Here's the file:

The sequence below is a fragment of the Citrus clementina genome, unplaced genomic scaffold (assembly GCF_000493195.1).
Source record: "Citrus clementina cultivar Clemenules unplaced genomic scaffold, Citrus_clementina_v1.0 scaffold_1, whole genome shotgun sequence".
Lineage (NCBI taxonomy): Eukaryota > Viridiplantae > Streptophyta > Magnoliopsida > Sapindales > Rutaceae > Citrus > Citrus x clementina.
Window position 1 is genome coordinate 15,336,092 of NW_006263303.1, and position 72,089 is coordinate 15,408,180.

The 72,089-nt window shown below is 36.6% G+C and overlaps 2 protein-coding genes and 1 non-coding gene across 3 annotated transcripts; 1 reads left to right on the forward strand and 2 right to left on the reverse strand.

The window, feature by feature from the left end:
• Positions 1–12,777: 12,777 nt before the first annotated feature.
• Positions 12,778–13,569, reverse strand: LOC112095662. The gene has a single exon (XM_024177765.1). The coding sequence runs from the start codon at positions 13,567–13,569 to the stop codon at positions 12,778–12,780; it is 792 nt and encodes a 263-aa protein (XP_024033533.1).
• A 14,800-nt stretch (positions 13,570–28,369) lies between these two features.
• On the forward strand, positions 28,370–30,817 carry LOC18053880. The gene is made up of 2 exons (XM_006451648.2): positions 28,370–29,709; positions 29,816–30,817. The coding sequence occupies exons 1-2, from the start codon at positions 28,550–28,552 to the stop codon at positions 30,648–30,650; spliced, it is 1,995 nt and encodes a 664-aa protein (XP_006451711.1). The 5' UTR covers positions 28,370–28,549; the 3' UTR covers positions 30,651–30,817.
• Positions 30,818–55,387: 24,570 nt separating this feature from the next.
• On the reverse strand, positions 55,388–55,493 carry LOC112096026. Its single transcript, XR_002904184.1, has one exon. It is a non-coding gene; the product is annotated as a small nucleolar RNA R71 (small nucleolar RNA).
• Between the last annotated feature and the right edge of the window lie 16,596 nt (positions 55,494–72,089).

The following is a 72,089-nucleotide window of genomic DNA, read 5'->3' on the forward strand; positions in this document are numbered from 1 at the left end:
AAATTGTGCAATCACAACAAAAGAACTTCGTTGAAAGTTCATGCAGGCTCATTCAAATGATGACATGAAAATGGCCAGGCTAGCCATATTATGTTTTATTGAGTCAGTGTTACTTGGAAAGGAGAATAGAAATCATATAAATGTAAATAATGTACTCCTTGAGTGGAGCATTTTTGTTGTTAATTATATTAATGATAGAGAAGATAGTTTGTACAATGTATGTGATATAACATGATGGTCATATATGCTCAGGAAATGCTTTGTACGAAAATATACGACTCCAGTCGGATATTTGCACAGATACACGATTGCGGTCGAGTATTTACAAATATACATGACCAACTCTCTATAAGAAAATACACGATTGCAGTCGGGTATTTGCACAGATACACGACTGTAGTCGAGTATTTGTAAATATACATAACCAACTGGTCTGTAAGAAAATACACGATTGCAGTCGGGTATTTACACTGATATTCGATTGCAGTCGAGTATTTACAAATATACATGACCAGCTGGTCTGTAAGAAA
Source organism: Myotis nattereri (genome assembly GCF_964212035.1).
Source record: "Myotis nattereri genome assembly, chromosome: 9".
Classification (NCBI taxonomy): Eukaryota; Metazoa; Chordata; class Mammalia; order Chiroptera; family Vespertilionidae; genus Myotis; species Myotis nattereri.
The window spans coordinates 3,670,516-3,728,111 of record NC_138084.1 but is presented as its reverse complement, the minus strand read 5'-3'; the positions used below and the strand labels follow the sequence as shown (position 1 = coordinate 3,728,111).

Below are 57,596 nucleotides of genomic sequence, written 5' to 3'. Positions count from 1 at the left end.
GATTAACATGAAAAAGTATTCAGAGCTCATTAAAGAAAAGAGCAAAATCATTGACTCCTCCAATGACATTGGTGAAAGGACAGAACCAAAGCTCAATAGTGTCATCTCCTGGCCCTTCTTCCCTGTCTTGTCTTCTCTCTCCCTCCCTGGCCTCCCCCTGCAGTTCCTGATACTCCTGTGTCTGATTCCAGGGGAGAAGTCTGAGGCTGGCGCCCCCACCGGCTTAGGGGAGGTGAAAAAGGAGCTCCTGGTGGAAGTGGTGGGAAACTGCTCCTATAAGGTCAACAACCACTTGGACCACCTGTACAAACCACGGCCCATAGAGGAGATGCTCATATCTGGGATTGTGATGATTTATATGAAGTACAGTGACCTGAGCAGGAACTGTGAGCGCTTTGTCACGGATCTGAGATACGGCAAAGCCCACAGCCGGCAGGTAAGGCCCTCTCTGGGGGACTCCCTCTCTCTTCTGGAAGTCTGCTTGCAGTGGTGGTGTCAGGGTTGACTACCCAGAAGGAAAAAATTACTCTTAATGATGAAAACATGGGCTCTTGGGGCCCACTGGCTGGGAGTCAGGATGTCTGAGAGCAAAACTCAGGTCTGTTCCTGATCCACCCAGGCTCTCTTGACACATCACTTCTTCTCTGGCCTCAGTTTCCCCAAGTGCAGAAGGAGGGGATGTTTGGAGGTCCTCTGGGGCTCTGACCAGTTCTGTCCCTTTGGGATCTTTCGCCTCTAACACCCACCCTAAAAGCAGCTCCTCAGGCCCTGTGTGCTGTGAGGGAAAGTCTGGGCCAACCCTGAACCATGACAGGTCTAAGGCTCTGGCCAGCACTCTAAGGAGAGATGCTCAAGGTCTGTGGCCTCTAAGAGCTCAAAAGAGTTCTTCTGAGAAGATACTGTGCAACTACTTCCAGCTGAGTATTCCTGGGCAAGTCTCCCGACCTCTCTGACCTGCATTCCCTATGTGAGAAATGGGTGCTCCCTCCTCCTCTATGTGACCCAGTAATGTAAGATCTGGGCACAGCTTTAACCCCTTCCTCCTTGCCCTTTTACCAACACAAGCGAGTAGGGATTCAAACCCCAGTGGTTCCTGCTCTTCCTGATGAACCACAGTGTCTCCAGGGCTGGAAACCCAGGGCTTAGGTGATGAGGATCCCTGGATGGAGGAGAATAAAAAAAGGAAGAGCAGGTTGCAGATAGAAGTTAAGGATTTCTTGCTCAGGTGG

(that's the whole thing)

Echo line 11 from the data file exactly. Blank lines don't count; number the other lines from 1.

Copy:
• Positions 30,818–55,387: 24,570 nt separating this feature from the next.